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Sony to buy ‘Destiny’-maker Bungie for $3.6 billion

Bungie joins Sony Interactive Entertainment (The Washington Post illustration; Sony Interactive Entertainment; Bungie)
4 min

Sony is buying Bungie, maker of the popular “Destiny” game franchise, for $3.6 billion. The news comes two weeks after Microsoft announced it was acquiring video game mega-publisher Activision Blizzard for a record $68.7 billion.

Sony, the dominant video game console maker, plans to run Bungie as a subsidiary with a board of directors that includes current Bungie CEO Pete Parsons. Bungie confirmed Monday its games would continue to be available on multiple platforms, and not become exclusive to Sony’s PlayStation. Bungie’s “Destiny 2,” an online-only first-person shooter game, currently runs cross-platform on Xbox, PlayStation, Stadia and PC. “Destiny 2” is available on Microsoft Windows and through the Steam PC store. On the latter service, it’s pulling in roughly 50,000 concurrent players, according to Steam Charts.

The acquisition is still pending regulatory approval. Sony and Bungie did not return requests for comment on when the deal is expected to close.

The deal would give Sony ownership over the popular online game, one that continues to evolve and deliver regular content updates, some available for players to purchase in-game, spending real money to obtain unique items.

“This is an important step in our strategy to expand the reach of PlayStation to a much wider audience,” said Jim Ryan, President and CEO of Sony Interactive Entertainment in a filing with the U.S. Securities and Exchange Commission. “We understand how vital Bungie’s community is to the studio and look forward to supporting them as they remain independent and continue to grow.”

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“Destiny 2′s” next update, “The Witch Queen,” comes out February 22. In the new update, players will be able to face off against a villain teased in the game series for nearly a decade. Bungie developers wrote in a note that the new expansion won’t have any platform exclusivity.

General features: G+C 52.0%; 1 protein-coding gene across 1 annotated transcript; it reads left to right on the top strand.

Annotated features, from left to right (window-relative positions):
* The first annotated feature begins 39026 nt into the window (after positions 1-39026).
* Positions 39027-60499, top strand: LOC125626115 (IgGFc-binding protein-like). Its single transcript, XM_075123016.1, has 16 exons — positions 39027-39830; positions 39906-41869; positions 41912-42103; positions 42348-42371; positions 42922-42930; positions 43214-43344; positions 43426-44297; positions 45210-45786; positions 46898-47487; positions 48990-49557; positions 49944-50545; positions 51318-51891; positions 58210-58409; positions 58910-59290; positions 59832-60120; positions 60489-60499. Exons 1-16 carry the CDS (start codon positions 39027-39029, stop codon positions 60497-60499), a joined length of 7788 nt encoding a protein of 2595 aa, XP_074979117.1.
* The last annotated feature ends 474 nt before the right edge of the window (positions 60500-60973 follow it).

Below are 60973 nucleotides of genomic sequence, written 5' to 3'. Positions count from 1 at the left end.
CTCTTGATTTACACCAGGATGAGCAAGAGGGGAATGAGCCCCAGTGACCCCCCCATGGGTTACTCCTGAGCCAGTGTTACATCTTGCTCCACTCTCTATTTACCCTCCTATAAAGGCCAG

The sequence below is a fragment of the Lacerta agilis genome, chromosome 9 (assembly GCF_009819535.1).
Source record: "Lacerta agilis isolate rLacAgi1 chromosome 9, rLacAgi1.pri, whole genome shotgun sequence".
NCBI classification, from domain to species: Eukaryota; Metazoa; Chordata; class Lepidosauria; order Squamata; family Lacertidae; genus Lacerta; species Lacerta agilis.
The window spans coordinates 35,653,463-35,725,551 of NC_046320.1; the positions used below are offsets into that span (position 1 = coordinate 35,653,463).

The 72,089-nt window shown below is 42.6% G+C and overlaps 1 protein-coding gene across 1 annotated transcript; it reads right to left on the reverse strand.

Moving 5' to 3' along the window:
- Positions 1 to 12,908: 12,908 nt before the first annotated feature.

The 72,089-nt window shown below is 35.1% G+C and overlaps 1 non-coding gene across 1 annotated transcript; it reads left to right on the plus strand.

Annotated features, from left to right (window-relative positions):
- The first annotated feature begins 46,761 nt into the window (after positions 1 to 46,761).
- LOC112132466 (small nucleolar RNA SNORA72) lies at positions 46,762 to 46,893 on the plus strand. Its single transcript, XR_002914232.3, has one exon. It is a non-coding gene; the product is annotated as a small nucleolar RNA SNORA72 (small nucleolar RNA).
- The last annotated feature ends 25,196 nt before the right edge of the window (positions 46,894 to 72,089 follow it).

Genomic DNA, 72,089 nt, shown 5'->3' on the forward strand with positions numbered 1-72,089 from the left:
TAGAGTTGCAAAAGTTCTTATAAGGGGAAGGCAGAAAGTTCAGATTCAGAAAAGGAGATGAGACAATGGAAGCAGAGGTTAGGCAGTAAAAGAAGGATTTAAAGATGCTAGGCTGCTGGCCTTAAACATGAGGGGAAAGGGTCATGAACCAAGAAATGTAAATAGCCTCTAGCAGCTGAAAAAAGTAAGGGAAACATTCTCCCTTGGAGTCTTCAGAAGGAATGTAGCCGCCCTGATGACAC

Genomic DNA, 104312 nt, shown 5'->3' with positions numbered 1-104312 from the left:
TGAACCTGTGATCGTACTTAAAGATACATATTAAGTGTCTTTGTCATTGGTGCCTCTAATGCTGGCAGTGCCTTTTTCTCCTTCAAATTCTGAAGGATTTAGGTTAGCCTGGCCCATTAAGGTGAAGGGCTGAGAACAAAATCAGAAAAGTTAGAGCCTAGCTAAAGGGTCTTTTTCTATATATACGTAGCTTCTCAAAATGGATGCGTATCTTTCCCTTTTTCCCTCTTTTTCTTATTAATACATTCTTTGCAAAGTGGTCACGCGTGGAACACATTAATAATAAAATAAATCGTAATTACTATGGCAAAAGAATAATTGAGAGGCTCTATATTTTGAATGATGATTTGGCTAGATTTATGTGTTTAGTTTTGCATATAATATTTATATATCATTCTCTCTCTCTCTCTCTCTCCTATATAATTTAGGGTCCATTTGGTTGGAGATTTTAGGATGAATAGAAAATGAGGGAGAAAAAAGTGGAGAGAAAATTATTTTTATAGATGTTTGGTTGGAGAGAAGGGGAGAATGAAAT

“Bungie retains full creative independence for our games and our community. Our plans for the Light and Dark Saga are unchanged, all the way through The Final Shape in 2024,” “Destiny 2” game director Joe Blackburn and general manager Justin Truman wrote in a post to players on Monday.

Bungie, which is also known for creating the “Halo” franchise, will continue working on “Destiny” and producing new titles. Developers said in the same note that future games would also not be PlayStation exclusives. The Bellevue, Wash.-based studio, founded in 1991, has more than 900 employees.

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At the start of this year, the games industry has provided plenty of consolidation news. A week before Microsoft announced its deal, Take-Two made waves on Jan. 11 for what had then been the largest video game purchase in history, agreeing to buy mobile game giant Zynga for $12.7 billion.

Sony previously acquired “Last of Us” studio Naughty Dog in 2001, “Horizon Zero Dawn” developer Guerrilla Games in 2005 and “Ghost of Tsushima” creator Sucker Punch Productions in 2011, among others. Those three studios expanded the company’s exclusive content offerings and drew more people to purchase PlayStation consoles. According to evidence surfaced in the Epic v. Apple trial, as well as Sony’s most recent earnings call, console makers have traditionally sold hardware at a loss, relying on subscription services and software sales to turn a profit.

In December, Bloomberg reported that Sony was planning to release a new subscription service this spring that would allow users to access a variety of modern and classic games for a monthly fee, similar to Microsoft’s “Game Pass.”

“[Buying Bungie] sets the company up for a strong offering when it launches its revamped gaming subscription in March, and insulates it from current supply chain issues that have made it virtually impossible for average consumers to get their hands on a PS5,” said Joost van Dreunen, a lecturer on the business of games at the New York University Stern School of Business.